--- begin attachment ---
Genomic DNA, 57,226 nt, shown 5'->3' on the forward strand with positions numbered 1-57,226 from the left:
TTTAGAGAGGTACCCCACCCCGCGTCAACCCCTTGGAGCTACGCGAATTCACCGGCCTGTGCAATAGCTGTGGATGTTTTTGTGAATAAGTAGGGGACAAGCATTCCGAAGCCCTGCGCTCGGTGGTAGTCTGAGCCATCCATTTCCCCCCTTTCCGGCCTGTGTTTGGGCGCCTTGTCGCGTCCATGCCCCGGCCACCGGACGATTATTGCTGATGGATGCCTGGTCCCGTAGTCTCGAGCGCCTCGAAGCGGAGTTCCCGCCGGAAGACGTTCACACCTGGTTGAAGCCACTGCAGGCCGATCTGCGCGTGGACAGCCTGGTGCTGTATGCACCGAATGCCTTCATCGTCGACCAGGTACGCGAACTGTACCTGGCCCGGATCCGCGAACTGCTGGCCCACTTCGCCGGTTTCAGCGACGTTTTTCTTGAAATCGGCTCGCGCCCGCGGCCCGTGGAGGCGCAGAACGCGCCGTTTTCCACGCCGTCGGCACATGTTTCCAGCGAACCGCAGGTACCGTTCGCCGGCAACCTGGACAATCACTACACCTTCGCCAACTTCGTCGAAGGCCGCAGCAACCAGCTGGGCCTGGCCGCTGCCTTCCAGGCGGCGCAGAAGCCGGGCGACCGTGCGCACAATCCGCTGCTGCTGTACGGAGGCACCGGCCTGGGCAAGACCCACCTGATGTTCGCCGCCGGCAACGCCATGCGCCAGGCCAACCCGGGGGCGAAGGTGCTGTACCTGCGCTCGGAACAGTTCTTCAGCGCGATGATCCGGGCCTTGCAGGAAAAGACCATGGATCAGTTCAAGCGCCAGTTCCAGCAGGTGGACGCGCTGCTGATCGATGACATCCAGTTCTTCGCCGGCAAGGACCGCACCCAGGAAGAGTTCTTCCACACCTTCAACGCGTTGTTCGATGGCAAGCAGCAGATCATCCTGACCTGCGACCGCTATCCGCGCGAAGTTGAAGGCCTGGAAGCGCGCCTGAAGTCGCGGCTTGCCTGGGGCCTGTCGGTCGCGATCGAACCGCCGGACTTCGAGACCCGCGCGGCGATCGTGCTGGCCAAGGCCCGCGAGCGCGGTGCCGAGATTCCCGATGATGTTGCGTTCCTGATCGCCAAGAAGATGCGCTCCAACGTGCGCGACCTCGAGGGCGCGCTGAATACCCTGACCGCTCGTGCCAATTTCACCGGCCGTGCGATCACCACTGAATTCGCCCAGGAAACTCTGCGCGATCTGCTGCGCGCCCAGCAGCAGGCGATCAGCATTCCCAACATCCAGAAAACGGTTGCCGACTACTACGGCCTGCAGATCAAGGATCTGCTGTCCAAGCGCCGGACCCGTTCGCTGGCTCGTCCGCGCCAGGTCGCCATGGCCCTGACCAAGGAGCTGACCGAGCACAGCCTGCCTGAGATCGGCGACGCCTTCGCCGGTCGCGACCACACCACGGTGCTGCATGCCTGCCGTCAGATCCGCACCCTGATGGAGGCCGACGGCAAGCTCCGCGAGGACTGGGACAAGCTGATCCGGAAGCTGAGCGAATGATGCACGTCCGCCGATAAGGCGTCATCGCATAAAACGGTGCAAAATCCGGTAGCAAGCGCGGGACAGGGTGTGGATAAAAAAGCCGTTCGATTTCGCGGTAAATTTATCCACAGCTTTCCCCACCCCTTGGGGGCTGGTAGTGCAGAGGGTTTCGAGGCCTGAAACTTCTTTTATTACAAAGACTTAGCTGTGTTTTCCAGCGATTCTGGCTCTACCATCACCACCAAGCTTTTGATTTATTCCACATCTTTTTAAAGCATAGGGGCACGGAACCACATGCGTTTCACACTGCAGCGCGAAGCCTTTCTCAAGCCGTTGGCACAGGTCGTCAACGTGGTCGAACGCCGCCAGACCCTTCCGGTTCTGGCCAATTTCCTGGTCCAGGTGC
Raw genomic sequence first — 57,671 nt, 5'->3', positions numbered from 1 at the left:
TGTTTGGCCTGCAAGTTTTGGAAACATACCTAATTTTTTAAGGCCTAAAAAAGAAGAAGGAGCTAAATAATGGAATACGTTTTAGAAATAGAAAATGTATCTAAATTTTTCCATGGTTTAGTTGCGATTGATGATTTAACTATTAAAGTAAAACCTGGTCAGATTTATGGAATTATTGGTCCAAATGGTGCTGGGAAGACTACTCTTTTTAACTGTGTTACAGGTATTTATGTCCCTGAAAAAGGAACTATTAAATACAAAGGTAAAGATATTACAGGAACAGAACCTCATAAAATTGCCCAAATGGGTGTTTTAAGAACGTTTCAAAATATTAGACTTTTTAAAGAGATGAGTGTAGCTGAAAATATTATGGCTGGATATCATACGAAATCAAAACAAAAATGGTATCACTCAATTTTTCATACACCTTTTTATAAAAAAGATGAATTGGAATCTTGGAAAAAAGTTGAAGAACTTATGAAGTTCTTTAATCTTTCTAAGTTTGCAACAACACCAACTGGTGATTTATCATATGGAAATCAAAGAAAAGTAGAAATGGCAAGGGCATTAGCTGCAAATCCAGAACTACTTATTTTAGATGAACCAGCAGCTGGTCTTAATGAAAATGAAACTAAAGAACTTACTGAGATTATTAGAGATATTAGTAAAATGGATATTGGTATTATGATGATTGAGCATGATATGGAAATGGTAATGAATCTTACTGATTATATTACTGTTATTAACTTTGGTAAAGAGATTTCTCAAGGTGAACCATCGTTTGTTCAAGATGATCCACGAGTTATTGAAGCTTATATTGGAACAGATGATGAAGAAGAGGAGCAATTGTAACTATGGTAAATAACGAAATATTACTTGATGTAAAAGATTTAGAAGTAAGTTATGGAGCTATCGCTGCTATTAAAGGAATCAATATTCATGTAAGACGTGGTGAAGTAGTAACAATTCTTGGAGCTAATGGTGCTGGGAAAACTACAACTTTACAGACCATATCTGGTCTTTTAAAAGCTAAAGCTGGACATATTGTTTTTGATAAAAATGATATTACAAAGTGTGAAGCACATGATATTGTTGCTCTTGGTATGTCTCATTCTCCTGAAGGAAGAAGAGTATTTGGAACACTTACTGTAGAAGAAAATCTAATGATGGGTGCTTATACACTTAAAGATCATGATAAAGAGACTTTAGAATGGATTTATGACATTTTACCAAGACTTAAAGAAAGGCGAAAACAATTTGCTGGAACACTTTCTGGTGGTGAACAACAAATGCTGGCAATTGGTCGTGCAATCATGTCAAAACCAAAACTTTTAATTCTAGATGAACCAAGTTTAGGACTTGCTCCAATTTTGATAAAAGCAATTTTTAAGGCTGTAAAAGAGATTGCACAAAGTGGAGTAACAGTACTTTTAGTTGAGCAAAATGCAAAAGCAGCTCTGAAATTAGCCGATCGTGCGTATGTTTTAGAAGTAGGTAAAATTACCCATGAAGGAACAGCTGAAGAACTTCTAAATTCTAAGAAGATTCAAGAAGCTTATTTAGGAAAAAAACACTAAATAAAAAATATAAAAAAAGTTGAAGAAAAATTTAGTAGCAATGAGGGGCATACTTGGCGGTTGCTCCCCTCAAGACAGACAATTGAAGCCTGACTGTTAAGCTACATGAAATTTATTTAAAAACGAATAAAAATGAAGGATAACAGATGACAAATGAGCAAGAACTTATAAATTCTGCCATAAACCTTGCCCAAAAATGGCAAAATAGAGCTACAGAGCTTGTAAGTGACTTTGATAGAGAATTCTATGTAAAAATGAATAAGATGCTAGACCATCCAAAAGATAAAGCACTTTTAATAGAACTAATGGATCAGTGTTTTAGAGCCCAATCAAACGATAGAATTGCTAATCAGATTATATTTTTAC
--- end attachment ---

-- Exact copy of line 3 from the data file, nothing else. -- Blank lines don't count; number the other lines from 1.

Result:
Raw genomic sequence first — 57,671 nt, 5'->3', positions numbered from 1 at the left: